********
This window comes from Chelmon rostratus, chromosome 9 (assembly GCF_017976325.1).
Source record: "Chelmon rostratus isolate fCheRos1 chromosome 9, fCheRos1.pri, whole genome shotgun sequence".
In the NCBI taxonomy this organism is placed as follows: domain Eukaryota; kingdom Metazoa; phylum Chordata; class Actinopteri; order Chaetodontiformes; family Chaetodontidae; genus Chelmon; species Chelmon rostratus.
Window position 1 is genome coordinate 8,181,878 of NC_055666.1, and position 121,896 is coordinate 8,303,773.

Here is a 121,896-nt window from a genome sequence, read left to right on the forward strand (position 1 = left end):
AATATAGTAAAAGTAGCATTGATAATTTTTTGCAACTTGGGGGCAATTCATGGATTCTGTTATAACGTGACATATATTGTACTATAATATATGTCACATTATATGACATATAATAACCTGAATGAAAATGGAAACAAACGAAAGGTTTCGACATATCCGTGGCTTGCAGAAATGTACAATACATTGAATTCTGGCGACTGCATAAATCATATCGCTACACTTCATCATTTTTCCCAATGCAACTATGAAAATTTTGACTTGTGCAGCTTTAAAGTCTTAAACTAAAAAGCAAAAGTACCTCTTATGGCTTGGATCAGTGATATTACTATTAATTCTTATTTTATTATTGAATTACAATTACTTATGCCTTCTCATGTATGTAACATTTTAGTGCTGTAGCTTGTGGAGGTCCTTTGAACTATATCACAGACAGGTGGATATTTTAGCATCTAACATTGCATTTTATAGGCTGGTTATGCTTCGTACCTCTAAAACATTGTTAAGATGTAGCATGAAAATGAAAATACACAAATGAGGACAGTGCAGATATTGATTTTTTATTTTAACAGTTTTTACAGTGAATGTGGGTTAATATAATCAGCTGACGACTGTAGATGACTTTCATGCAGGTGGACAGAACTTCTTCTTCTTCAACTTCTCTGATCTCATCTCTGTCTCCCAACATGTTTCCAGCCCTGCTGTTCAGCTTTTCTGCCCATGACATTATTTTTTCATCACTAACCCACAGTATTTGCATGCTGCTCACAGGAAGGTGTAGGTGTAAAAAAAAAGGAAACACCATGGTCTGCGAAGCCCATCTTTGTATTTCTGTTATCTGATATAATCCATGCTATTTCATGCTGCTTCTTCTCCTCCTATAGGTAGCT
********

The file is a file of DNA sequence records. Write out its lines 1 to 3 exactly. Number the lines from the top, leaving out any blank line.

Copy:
This window comes from Chelmon rostratus, chromosome 9 (assembly GCF_017976325.1).
Source record: "Chelmon rostratus isolate fCheRos1 chromosome 9, fCheRos1.pri, whole genome shotgun sequence".
In the NCBI taxonomy this organism is placed as follows: domain Eukaryota; kingdom Metazoa; phylum Chordata; class Actinopteri; order Chaetodontiformes; family Chaetodontidae; genus Chelmon; species Chelmon rostratus.